It's been happening for a whilllee, texters lengthening their verbage, and linguists are here to analyze. Using nearly 4 million words from students' digital-communications data, a linguist at the University of Toronto has discovered this word elongating practice is a trend most common among female twenty-somethings (though it extends to different ages and across both genders as well). Vowels are the most frequently duplicated letters, and often words are only elongated by two or three letters at a time.

Author of Babel No More, Michael Erard, told the Atlantic that this might be an attempt to integrate the nuance of our verbalization into our digital communication. "When people talk, they use intonation in a number of varied and subtle ways," he said.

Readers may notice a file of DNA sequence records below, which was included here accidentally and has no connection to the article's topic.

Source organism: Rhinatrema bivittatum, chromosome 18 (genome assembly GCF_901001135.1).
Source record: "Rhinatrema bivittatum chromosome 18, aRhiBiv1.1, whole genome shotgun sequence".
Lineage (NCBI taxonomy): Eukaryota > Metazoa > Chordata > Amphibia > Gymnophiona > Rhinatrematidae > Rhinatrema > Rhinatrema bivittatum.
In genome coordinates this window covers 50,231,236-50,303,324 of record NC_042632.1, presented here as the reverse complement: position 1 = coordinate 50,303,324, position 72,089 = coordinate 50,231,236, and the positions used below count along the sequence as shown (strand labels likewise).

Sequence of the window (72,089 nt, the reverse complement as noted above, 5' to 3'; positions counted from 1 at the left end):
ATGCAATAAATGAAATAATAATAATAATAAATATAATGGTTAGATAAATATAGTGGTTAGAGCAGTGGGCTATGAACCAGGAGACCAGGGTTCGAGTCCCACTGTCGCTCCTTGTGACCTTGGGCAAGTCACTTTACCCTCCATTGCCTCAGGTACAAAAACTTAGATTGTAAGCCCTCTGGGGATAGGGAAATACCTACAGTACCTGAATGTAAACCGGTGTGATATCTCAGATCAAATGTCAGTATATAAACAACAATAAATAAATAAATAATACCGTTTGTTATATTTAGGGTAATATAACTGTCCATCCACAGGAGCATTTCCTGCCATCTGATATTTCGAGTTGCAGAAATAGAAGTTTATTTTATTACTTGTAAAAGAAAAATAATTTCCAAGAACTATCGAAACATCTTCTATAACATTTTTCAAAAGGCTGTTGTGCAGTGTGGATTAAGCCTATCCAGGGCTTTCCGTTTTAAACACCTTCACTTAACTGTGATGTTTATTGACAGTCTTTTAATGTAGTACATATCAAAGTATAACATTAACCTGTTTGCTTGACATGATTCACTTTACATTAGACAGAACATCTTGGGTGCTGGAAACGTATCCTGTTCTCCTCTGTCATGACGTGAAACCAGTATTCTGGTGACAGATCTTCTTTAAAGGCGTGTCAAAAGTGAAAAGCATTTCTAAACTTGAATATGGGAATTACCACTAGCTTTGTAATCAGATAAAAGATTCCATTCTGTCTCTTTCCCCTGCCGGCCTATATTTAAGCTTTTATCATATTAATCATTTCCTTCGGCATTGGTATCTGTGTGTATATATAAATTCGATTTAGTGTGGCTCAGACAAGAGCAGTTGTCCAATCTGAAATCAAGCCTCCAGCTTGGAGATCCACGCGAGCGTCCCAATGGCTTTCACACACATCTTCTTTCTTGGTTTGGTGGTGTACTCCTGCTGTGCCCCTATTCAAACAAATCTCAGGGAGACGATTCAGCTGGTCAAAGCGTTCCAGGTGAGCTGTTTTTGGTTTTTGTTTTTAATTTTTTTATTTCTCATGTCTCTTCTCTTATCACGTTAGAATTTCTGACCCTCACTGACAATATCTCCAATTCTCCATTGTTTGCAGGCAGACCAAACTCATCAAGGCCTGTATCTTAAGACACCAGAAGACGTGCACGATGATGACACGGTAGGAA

Meanwhile, New York Magazine has provided a nuanced analysis of all this nuance:

"The extra letters acknowledge that, though his message may only require six letters, his care is worth at least eight."

But more letters don't always mean more affection: sometimes the extra "a" in thaanks can be passive-aggressive. An extra vowel here or there can be whiney or baleful; an extra consonant can be curt or demanding.

Or sometimes, it can just be a barometer of margarita intake.

[Via The Atlantic /Image via Monkey Business Images, Shutterstock]